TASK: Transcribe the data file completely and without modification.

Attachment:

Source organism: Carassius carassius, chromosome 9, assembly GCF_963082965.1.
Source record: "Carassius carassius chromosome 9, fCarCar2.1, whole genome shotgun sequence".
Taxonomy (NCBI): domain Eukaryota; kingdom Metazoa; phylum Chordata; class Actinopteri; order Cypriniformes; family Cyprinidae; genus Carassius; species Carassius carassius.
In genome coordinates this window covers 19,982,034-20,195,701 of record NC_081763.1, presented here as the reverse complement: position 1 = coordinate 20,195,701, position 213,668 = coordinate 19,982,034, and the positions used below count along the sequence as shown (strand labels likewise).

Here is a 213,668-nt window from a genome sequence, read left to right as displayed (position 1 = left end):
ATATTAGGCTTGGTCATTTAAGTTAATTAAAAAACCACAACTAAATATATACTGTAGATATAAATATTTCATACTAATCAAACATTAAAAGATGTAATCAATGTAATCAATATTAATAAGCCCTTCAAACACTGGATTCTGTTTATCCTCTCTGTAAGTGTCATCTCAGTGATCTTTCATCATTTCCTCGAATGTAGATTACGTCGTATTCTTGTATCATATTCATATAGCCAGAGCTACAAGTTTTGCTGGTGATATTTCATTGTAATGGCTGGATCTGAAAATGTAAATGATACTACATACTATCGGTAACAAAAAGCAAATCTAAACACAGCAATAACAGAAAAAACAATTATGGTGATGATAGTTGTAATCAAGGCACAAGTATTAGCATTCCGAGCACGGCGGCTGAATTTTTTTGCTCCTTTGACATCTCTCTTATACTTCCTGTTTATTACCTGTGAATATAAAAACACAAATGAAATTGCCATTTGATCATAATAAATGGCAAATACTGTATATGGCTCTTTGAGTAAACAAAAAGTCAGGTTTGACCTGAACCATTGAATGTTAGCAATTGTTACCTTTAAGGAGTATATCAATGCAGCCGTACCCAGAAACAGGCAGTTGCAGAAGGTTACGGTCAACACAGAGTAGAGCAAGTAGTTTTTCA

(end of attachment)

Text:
Source organism: Carassius carassius, chromosome 9, assembly GCF_963082965.1.
Source record: "Carassius carassius chromosome 9, fCarCar2.1, whole genome shotgun sequence".
Taxonomy (NCBI): domain Eukaryota; kingdom Metazoa; phylum Chordata; class Actinopteri; order Cypriniformes; family Cyprinidae; genus Carassius; species Carassius carassius.
In genome coordinates this window covers 19,982,034-20,195,701 of record NC_081763.1, presented here as the reverse complement: position 1 = coordinate 20,195,701, position 213,668 = coordinate 19,982,034, and the positions used below count along the sequence as shown (strand labels likewise).

Here is a 213,668-nt window from a genome sequence, read left to right as displayed (position 1 = left end):
ATATTAGGCTTGGTCATTTAAGTTAATTAAAAAACCACAACTAAATATATACTGTAGATATAAATATTTCATACTAATCAAACATTAAAAGATGTAATCAATGTAATCAATATTAATAAGCCCTTCAAACACTGGATTCTGTTTATCCTCTCTGTAAGTGTCATCTCAGTGATCTTTCATCATTTCCTCGAATGTAGATTACGTCGTATTCTTGTATCATATTCATATAGCCAGAGCTACAAGTTTTGCTGGTGATATTTCATTGTAATGGCTGGATCTGAAAATGTAAATGATACTACATACTATCGGTAACAAAAAGCAAATCTAAACACAGCAATAACAGAAAAAACAATTATGGTGATGATAGTTGTAATCAAGGCACAAGTATTAGCATTCCGAGCACGGCGGCTGAATTTTTTTGCTCCTTTGACATCTCTCTTATACTTCCTGTTTATTACCTGTGAATATAAAAACACAAATGAAATTGCCATTTGATCATAATAAATGGCAAATACTGTATATGGCTCTTTGAGTAAACAAAAAGTCAGGTTTGACCTGAACCATTGAATGTTAGCAATTGTTACCTTTAAGGAGTATATCAATGCAGCCGTACCCAGAAACAGGCAGTTGCAGAAGGTTACGGTCAACACAGAGTAGAGCAAGTAGTTTTTCA